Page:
BDS Activist Appointed Student Regent at UC Berkeley
The UC Board of Regents appointed UC Berkeley senior Sadia Saifuddin as student regent-designate at its meeting Wednesday, despite some controversy over her selection, reported the Daily Californian.
Saifuddin’s appointment was met with controversy during the meeting’s public comment session when some raised concerns about her support of a movement to divest UC funds from companies affiliated with the IDF.
Saifuddin is a leader of the Muslim Brotherhood front group, Muslim Students Association (MSA), as well as Students for Justice in Palestine.
In a rare move, according to the Daily Californian, UC Regent Richard Blum abstained from the vote to approve Saifuddin, citing similar concerns regarding her political activity. All other regents voted in Saifuddin’s favor.
This spring, according to the report, Saifuddin co-sponsored a UC Berkeley student government bill aiming to divest ASUC funds from companies that provide equipment, materials and technology to the Israeli military. Supporters cited concerns regarding Israel’s alleged human rights violations in the region and encouraged the UC system to also take action in withdrawing investments.
During the public comment session, Saifuddin’s critics alleged that her support for divestment would be a divisive force within the UC system and would alienate Jewish students.
Some, including ASUC Senator George Kadifa and former student regent Jonathan Stein, refuted those claims, supporting Saifuddin’s appointment.
“Those who do know her personally know her to be a woman of openness,” Stein said, according to the Daily Californian. “She invited students to Muslim student town halls (and) Muslim students to Jewish student town halls.”
Although many regents disagreed with Saifuddin’s position on divestment, they largely approved of her appointment, according to the report.
Blum abstained from the final appointment vote, saying that he strongly disagreed with Saifuddin’s point of view but did not know her well enough to justify a negative vote.
“When you’re going to be the student representative, you have to represent all the students, and you don’t want to alienate a lot of people,” Blum said.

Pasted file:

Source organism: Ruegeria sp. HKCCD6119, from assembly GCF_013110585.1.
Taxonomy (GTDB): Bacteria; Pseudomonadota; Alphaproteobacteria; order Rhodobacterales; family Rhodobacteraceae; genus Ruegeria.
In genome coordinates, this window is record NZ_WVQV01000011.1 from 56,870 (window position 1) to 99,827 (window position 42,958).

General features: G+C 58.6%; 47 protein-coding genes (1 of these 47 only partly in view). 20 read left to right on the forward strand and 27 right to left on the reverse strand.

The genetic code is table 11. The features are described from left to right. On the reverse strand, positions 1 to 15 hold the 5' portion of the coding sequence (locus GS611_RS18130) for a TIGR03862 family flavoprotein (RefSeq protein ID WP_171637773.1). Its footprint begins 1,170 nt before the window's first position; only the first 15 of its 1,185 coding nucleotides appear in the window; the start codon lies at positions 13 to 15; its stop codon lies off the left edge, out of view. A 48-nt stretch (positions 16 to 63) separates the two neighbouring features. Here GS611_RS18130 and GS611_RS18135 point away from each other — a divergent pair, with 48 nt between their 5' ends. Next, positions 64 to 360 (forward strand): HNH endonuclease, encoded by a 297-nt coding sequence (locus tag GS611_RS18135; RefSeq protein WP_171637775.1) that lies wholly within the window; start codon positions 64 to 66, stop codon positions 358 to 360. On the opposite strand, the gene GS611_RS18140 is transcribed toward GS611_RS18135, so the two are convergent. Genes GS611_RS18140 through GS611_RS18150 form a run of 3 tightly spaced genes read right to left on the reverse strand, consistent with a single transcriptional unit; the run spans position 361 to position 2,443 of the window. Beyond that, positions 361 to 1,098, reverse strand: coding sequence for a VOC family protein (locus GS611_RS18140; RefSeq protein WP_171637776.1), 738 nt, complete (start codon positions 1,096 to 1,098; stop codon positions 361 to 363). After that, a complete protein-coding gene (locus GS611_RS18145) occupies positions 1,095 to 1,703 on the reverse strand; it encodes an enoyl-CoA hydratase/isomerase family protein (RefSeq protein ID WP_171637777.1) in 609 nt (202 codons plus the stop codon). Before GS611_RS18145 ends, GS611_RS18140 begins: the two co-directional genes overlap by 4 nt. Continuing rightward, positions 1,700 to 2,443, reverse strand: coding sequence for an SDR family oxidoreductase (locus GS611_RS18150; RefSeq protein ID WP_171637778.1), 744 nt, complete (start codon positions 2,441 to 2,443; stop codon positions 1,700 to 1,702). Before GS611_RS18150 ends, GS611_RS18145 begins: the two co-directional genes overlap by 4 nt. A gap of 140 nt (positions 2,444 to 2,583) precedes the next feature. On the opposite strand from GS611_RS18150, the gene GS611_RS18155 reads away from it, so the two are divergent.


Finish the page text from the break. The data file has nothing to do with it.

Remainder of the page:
After the vote, Saifuddin briefly addressed the meeting, thanking both her family for their support as well as the regents for the opportunity to serve the UC community.
David Horowitz and Jeffrey Wienir of the David Horowitz Freedom Center had sent an open letter to oppose Saifuddin nomination, saying that her confirmation in this prestigious role would be a “dangerous precedent to encourage escalated anti-Semitism on campus, which is already a big problem in the UC system.”
“How is it respectful for the organizations that Sadia Saifuddin represents to sponsor ‘Israeli Apartheid Weeks’ which support terrorist organizations like Hamas and call for the destruction of the Jewish state?” Horowitz and Wienir wrote.
Representatives from the pro-Israel education group StandWithUs and the Simon Wiesenthal Center attended Wednesday’s Board of Regents vote to speak out against Saifuddin’s candidacy, reported JNS.org.
Roberta Seid, research-education director of StandWithUs, told JNS.org she told the regents they “should be trying to find a bridge builder, not a bridge burner” like Saifuddin to be their student board member.
“What I would call for [following the vote] is for the regents to re-double their efforts to speak against bigotry, anti-Jewish bigotry, and BDS, and that they should re-double their efforts to uphold an inclusive environment, tolerance, and intellectual responsibility,” Seid said.